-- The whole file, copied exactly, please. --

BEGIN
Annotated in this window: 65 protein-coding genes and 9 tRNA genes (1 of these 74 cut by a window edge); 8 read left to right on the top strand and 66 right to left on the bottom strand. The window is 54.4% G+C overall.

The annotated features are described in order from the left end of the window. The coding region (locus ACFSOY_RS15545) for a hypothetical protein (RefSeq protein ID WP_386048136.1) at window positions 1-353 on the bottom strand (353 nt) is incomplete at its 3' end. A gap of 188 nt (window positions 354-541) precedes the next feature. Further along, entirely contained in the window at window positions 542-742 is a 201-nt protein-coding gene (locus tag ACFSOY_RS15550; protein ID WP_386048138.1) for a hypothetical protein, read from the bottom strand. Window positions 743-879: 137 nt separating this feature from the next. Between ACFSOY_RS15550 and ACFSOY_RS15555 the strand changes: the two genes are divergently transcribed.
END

Annotated in this window: 65 protein-coding genes and 9 tRNA genes (1 of these 74 cut by a window edge); 8 read left to right on the top strand and 66 right to left on the bottom strand. The window is 54.4% G+C overall.

The annotated features are described in order from the left end of the window. The coding region (locus ACFSOY_RS15545) for a hypothetical protein (RefSeq protein ID WP_386048136.1) at window positions 1-353 on the bottom strand (353 nt) is incomplete at its 3' end. A gap of 188 nt (window positions 354-541) precedes the next feature. Further along, entirely contained in the window at window positions 542-742 is a 201-nt protein-coding gene (locus tag ACFSOY_RS15550; protein ID WP_386048138.1) for a hypothetical protein, read from the bottom strand. Window positions 743-879: 137 nt separating this feature from the next. Between ACFSOY_RS15550 and ACFSOY_RS15555 the strand changes: the two genes are divergently transcribed.